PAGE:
• T__Bone88

    Would the players go for a compromise of lowering the maximum percentage of the cap a team can spend on a player ie. 20%-15% in exchange for arbitration rights, unlimited contract years and lower free agency. No team spends the maximum on a player and 15% of a $60 million salary cap is still $9 million. You could apply that to second contracts where coming out of ELC you can only get a maximum 7.5% of the cap ie. 4.5 million of a $60 million salary cap. The NBA imposed this maximum salary in their CBA with the 2nd contracts. With the 5% variance on the salary it would hinder how many long term contracts there are so no need for maximum 5 year contract length. If the NHL wanted to do maximum 5 year contracts they should impose that the resigning team gets an option of signing for 7 years which would allow sign and trades.

  • Legitimately, most of the people who graduated with BA’s the same time I did would have loved to be drafted instead of actually trying to find work.

    I see your point though. Truth be told the players entered what was deemed a “partnership” after the last agreement. That partnership was based on the shared goal of growing the game. While the game grew, however, the partnership eroded. The Salary Cap that formed the backbone of the partnership started to be circumvented (in spirit) by both owners and players. Wade Redden was playing AHL hockey and several players got lifetime contracts that paid 1 million during their 40’s.

    Now the idea of the NHL and NHLPA being in a partnership is a laughable idea, but the facts are that in a linked system what’s good for the goose is good for the gander. If the NHL thinks its good business to have X, Y, and Z and the players have already lost out on millions of dollars in lost wages then it’s probably a good bet to sign the deal and let the owners continue to spend money on them.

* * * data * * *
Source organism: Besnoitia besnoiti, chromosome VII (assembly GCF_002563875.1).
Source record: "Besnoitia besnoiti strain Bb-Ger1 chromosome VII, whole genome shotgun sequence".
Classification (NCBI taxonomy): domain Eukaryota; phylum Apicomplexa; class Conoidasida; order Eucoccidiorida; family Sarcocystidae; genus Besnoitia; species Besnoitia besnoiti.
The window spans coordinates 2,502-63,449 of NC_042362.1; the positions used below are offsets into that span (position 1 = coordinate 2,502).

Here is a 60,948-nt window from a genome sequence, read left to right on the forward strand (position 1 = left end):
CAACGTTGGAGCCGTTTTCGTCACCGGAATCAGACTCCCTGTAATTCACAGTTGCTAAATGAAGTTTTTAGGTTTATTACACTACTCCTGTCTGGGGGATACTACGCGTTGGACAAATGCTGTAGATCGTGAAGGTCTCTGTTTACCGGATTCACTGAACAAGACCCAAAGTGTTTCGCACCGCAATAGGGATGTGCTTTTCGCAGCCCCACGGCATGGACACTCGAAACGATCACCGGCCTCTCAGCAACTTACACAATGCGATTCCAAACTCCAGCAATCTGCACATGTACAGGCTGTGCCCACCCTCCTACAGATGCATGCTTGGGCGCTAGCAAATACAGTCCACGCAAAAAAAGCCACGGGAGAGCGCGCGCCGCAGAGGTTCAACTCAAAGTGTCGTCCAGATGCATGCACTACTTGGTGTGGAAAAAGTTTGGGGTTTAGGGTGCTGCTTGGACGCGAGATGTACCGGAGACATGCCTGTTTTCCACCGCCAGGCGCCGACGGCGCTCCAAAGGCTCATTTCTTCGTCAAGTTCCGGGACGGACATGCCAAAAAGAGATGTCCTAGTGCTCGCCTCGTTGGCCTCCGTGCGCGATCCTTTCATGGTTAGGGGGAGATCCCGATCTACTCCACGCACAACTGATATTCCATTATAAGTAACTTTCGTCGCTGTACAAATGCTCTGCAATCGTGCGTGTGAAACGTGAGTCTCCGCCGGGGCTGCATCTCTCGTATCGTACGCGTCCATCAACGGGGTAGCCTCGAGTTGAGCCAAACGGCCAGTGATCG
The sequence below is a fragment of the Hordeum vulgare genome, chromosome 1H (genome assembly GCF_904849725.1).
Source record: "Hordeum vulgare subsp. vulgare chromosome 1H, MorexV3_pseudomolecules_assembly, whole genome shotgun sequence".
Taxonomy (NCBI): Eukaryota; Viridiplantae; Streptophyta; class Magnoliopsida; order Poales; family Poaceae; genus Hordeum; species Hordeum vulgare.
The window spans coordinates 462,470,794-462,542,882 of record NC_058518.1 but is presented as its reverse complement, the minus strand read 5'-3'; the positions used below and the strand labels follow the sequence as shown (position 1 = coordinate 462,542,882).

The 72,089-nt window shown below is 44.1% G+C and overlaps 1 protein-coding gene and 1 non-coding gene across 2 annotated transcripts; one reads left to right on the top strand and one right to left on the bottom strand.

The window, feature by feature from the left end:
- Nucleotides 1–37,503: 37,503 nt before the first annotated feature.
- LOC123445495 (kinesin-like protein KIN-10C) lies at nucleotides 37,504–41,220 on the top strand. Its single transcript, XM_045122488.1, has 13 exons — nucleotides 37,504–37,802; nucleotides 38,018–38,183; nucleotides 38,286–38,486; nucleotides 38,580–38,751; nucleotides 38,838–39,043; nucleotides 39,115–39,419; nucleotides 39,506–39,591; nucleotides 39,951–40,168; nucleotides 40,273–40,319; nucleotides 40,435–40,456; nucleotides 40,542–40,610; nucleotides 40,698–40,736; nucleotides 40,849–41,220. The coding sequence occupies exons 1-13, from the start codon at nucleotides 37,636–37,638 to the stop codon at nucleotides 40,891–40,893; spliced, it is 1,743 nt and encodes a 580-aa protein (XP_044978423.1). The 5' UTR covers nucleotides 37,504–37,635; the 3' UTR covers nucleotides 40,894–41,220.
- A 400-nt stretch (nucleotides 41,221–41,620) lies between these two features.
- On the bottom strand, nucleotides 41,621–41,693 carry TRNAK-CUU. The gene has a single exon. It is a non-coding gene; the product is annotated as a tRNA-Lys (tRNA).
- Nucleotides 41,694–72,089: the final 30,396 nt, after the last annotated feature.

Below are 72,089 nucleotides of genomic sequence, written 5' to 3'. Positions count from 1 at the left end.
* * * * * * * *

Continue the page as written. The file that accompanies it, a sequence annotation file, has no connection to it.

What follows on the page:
• Is it bad that I seriously hope the NHL has done itself irrepairable damage through this moronic “mine is bigger than yours” contest we have named a “lockout”? I was completely on board during 2004, because I knew the game needed fixing; now, I realize there’s nothing to “fix” except the respective messes between the owners and players’ ears.

    I discovered something beautiful the other day: there’s tons of hockey out there beyond the NHL. I’m a student, and I get into CIS games for free; the last two I’ve been to have been some of the most exciting games I’ve seen in years. The best players won’t request a trade, I can snag seats right beside the glass, I meet the players in class and talk to them in the halls–and best of all, they will never lock out. I was the biggest NHL fan ever growing up, but this has killed the enjoyment for me. Seya NHL–I can get hockey somewhere else.

    • I hear ya man. I’ve been taking in the local AJHL team here and I must say, its a lot more fun watching a team that have won 8 in a row than lost 8 in a row. I just wish they would consistently put AHL and WHL games on TV. Sportsnet has like 6 channels, they could be putting on 6 games at a time if they want. And Y can’t the sportsnet Oiler and Flames channels be dedicated to the Barons and the Heat?????

      • DSF

        The production costs involved in broadcasting games, along with the lower ad revenue that would accrue due to much lower viewership of AHL games make that idea a non starter.

        I would imagine a Barons game on SN would draw maybe one quarter the viewership of an Oilers game and, unless it was against a Canadian rival, there would be no bump in viewership in the opposing teams city.

        • In case nobody else has noticed, there is no NHL on TV right now. I’m sure the AHL would produce more than nothing. They already broadcast AHL games, a contract agreement would likely just need to be in place and the streaming wouldn’t happen on the internet as it does now.